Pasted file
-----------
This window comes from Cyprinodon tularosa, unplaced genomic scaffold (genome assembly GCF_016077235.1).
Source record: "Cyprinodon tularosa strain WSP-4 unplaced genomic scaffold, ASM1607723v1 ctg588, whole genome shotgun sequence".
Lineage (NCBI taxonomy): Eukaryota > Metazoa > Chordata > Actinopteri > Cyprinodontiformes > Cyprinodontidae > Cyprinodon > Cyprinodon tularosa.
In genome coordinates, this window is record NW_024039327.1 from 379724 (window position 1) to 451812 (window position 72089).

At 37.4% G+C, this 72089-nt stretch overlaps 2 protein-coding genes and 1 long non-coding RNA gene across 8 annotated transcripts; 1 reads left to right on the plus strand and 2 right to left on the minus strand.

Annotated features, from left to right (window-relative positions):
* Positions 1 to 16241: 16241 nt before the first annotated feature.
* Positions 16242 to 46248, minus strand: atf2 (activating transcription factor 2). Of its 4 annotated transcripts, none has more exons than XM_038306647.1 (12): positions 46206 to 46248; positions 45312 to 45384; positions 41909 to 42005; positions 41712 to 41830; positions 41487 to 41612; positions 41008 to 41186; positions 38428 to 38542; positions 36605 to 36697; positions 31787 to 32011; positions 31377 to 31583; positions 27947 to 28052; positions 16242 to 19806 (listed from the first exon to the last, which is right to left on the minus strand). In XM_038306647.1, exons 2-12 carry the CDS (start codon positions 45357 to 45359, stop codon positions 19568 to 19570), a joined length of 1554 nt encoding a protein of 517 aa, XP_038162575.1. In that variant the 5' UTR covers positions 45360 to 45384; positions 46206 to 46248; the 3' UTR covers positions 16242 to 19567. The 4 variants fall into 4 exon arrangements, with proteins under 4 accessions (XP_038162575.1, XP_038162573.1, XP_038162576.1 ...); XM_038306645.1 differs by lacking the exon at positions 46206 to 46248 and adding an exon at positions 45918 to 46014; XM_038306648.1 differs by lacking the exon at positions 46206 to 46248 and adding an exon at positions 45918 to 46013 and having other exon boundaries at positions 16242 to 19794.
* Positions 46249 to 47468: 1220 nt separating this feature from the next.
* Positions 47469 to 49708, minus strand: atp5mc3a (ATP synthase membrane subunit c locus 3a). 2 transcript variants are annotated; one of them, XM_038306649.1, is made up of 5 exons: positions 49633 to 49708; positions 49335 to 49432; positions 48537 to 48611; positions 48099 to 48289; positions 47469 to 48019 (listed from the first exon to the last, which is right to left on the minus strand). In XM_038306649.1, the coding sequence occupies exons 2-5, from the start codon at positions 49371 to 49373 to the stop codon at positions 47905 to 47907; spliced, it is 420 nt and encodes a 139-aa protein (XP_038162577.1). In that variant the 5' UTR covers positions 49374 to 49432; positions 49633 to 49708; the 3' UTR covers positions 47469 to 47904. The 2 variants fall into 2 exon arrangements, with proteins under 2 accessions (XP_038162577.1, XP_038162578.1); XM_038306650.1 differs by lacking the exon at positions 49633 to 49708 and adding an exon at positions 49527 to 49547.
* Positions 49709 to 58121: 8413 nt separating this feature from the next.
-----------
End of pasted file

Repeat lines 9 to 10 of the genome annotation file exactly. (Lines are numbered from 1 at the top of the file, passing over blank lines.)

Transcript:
* Positions 46249 to 47468: 1220 nt separating this feature from the next.
* Positions 47469 to 49708, minus strand: atp5mc3a (ATP synthase membrane subunit c locus 3a). 2 transcript variants are annotated; one of them, XM_038306649.1, is made up of 5 exons: positions 49633 to 49708; positions 49335 to 49432; positions 48537 to 48611; positions 48099 to 48289; positions 47469 to 48019 (listed from the first exon to the last, which is right to left on the minus strand). In XM_038306649.1, the coding sequence occupies exons 2-5, from the start codon at positions 49371 to 49373 to the stop codon at positions 47905 to 47907; spliced, it is 420 nt and encodes a 139-aa protein (XP_038162577.1). In that variant the 5' UTR covers positions 49374 to 49432; positions 49633 to 49708; the 3' UTR covers positions 47469 to 47904. The 2 variants fall into 2 exon arrangements, with proteins under 2 accessions (XP_038162577.1, XP_038162578.1); XM_038306650.1 differs by lacking the exon at positions 49633 to 49708 and adding an exon at positions 49527 to 49547.